From Hyderabad to Harvard: How U.S. Law Schools Make Clerking on India's Supreme Court Worthwhile

35 Pages Posted: 25 Mar 2014

Date Written: March 24, 2014

Abstract

Since the 1990s, judges of the Supreme Court of India have hired law clerks to help them perform some of their routine tasks. However, while clerkships on the U.S. Supreme Court are considered very prestigious and are extensively written about, clerkships on India’s Supreme Court are considered to be of significantly lower value by the local legal profession and teaching market in India. Instead, ironically, clerkships on the Supreme Court of India are most often pursued by students interested in getting an advanced law degree (usually an LL.M.) at a U.S. law school. Relying on interviews conducted with law clerks and interns who have served on the Supreme Court of India, and using India as a case study, this paper argues that advanced degree programs at elite U.S. law schools, meant for foreign students, have inadvertently encouraged students in other countries to “Americanize” themselves by doing the things that stellar American law students do.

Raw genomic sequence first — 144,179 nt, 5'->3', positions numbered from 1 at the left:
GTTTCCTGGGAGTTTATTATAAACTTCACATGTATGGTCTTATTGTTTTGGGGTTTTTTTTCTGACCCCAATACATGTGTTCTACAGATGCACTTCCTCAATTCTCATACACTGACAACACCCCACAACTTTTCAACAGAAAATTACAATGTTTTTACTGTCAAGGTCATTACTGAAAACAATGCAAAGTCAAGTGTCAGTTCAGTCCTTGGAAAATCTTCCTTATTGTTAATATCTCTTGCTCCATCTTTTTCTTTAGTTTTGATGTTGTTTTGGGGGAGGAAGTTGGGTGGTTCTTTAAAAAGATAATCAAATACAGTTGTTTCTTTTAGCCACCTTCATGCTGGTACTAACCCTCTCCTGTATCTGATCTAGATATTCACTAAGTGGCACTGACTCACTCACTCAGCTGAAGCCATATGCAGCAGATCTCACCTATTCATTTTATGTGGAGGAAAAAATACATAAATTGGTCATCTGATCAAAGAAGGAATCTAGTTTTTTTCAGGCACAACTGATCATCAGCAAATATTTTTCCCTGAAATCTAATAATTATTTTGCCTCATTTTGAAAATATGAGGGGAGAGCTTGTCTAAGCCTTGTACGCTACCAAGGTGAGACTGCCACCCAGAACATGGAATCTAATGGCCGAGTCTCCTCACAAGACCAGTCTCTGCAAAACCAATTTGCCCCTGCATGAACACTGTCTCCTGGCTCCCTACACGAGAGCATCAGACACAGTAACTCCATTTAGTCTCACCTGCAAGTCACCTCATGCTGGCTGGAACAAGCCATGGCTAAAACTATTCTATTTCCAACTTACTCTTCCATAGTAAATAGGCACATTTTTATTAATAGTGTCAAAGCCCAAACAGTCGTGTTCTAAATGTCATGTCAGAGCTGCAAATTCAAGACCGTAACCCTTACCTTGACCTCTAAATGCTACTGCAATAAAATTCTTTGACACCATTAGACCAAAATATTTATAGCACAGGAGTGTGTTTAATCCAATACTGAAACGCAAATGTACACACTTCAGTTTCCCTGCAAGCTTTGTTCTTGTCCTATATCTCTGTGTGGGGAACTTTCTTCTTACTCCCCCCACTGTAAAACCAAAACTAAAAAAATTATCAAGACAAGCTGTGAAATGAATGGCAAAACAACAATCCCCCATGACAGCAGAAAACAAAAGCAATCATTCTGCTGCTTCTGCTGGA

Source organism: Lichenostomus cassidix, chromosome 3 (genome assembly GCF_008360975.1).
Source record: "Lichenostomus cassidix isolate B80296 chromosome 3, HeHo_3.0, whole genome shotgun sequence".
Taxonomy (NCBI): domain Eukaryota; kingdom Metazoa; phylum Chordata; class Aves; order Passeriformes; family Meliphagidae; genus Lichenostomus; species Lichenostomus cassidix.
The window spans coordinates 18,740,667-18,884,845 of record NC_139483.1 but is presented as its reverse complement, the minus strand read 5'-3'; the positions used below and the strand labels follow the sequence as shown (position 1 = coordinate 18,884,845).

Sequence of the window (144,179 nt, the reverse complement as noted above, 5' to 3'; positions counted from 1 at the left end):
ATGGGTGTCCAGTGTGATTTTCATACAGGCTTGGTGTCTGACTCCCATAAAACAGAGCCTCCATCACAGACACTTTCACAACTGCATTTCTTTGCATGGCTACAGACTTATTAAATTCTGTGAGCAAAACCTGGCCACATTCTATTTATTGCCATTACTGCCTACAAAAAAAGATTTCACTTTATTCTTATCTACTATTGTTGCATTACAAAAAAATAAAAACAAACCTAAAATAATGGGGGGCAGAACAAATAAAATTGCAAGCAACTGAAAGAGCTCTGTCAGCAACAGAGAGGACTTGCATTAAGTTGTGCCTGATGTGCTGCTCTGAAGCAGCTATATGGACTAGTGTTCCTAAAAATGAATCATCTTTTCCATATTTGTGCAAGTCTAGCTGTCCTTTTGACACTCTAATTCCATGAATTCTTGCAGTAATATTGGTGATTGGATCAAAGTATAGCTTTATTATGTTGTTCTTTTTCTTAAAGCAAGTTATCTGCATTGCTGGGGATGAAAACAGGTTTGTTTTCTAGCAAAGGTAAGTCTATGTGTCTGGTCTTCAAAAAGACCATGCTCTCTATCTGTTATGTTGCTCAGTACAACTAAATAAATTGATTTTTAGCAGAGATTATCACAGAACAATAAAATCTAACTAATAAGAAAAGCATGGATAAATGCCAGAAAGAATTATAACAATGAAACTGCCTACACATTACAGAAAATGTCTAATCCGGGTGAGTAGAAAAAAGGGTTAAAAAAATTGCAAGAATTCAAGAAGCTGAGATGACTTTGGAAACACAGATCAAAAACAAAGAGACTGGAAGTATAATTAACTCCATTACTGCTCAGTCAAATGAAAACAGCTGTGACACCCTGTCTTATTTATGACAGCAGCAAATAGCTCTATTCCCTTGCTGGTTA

Suggested Citation

Chandrachud, Abhinav, From Hyderabad to Harvard: How U.S. Law Schools Make Clerking on India's Supreme Court Worthwhile (March 24, 2014). HLS Program on the Legal Profession Research Paper No. 2014-15. Available at SSRN: https://ssrn.com/abstract=2413576 or http://dx.doi.org/10.2139/ssrn.2413576

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